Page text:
COVID-19 hit in America in March 2020 with the initial outbreak in Seattle. And it hit hard, bringing tourism and the affiliated services to a halt — from live music to entertainment venues, to cruise travel — it all stopped. And we have reopened in fits and starts with a constant risk of future shutdowns. We have endured the loss of loved ones, bankruptcy of businesses, and an upending of the way we congregate. While people are starting to travel again and we have found ways to keep the economy going, there is nothing normal about the new normal. The TPATH sectors tends to employ more minorities and women than other sectors. The slowdown in these sectors have hurt disproportionately affected these communities making reopening tourism both an economic and an equity priority.

Let’s face that after nearly two-years of knowing about the pandemic (with initial cases in China starting in November 2019), we are not going to achieve consensus on public health policy needed for an organized collective response like they achieved in Denmark, New Zealand, or Taiwan. And as a result, a lot of the burden falls on the private sector to plan for and mange risk related to this on-going crisis. Through Congregate we seek to support and accelerate addressing this burden.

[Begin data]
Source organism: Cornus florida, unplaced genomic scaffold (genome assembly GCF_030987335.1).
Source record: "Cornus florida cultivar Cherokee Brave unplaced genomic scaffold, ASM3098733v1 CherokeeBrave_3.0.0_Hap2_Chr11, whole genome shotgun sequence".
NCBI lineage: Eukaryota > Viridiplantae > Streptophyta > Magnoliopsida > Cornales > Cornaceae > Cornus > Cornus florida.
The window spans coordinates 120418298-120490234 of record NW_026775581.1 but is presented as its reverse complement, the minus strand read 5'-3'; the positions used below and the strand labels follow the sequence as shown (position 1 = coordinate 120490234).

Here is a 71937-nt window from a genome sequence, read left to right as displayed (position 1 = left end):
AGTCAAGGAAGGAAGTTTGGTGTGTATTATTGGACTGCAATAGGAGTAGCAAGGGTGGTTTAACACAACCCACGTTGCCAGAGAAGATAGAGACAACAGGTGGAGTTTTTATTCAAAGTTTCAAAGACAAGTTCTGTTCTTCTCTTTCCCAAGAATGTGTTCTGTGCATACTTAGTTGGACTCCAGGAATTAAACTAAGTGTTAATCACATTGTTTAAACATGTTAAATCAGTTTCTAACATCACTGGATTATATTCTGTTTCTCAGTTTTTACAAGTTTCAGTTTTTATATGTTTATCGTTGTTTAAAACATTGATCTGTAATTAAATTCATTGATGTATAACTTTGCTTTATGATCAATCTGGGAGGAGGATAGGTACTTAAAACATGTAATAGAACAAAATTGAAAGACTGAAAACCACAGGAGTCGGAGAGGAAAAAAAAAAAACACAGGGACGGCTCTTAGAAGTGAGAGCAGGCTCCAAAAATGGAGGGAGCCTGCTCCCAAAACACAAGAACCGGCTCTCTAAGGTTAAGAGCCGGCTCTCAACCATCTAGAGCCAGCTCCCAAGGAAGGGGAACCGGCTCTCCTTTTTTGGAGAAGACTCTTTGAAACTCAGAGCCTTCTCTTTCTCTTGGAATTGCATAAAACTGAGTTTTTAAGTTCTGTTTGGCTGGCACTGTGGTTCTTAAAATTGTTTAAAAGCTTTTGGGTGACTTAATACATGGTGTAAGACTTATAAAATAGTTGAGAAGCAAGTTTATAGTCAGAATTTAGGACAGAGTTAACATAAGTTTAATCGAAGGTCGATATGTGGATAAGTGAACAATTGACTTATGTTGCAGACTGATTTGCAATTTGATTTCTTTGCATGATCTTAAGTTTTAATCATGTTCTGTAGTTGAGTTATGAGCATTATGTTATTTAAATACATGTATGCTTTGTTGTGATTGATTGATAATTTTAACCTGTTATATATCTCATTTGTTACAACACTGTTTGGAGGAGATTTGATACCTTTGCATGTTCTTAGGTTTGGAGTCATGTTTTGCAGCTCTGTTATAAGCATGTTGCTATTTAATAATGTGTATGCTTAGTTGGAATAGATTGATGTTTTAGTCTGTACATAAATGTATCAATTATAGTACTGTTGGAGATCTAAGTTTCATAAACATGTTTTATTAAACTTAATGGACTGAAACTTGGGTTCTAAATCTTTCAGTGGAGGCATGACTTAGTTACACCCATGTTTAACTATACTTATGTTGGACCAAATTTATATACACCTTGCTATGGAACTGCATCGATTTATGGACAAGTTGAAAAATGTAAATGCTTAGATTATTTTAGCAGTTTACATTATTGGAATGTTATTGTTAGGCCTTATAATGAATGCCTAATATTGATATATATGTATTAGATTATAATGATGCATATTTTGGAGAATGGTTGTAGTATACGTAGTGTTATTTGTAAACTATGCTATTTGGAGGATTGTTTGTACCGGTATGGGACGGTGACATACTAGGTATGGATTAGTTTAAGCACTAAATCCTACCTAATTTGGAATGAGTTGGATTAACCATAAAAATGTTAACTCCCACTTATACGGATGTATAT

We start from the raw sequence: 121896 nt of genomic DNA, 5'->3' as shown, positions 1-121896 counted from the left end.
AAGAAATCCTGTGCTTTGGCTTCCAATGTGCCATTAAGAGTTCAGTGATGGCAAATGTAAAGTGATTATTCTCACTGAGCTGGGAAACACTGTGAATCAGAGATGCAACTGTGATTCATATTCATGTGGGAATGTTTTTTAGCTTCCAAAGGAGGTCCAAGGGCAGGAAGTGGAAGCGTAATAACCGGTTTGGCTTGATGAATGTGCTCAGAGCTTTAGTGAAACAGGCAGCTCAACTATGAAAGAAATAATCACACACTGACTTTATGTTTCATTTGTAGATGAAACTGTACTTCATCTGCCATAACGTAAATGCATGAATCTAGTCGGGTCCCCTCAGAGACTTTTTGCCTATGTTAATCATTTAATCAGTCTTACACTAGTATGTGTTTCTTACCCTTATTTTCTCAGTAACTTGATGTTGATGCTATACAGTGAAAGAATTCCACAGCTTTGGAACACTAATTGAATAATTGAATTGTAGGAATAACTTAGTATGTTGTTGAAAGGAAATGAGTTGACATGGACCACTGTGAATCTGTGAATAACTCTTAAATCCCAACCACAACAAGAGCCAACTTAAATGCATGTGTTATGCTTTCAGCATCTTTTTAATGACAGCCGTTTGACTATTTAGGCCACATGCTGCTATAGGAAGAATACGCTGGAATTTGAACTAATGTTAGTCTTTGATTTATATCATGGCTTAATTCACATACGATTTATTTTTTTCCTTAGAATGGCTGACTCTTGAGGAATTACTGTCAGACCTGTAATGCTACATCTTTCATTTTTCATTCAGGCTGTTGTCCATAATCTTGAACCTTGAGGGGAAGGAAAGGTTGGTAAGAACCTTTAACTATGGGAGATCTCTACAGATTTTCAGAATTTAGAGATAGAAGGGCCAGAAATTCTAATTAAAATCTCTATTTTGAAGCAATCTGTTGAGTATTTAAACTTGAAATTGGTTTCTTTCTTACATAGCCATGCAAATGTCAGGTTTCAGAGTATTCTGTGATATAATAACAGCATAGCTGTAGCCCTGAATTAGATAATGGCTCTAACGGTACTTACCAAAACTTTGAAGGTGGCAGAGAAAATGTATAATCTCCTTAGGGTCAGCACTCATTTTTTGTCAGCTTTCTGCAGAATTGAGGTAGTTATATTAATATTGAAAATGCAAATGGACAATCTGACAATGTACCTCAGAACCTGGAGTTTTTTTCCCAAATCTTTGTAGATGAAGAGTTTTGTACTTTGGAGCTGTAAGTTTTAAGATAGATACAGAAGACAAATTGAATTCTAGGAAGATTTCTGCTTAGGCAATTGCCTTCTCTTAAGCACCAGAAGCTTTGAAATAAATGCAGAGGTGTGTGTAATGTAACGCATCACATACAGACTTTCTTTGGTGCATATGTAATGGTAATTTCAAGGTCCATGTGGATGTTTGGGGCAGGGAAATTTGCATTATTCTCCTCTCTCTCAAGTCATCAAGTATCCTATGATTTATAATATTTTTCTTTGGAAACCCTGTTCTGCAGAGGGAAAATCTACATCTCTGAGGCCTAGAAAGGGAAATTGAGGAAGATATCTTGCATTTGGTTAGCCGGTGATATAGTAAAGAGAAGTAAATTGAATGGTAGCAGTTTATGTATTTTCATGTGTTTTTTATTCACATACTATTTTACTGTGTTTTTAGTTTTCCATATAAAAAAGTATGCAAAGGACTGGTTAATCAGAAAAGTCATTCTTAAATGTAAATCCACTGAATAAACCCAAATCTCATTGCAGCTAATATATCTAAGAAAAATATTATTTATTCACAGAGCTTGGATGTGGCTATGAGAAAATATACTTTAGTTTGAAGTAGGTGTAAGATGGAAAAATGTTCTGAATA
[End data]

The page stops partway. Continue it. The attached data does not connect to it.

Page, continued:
Our Process

Over the past five months, PNWER has conducted extensive interviews with leaders in the TPATH sectors. In these interviews, we catalogued the changing landscape of challenges faced by industry through different phases of the pandemic, innovations employed, technologies that showed promise, and structural and business model issues that hindered implementation of solutions. We spoke with events venues (e.g. stadiums and concert halls), tourism destinations (e.g. museums and landmarks), lodging providers (e.g. hotels and AirBnB owners), artists (e.g. musicians, dance, and theater groups), travel and transit (e.g. airlines, airports, mass transit, ports), public health regulations, health providers, and commerce promoters (e.g. trade organizations and chambers of commerce). Additionally, we surveyed startups, investors, and corporate innovators looking to address the challenges created by the pandemic. From this process we identified four challenges that the innovation economy is particularly qualified to address: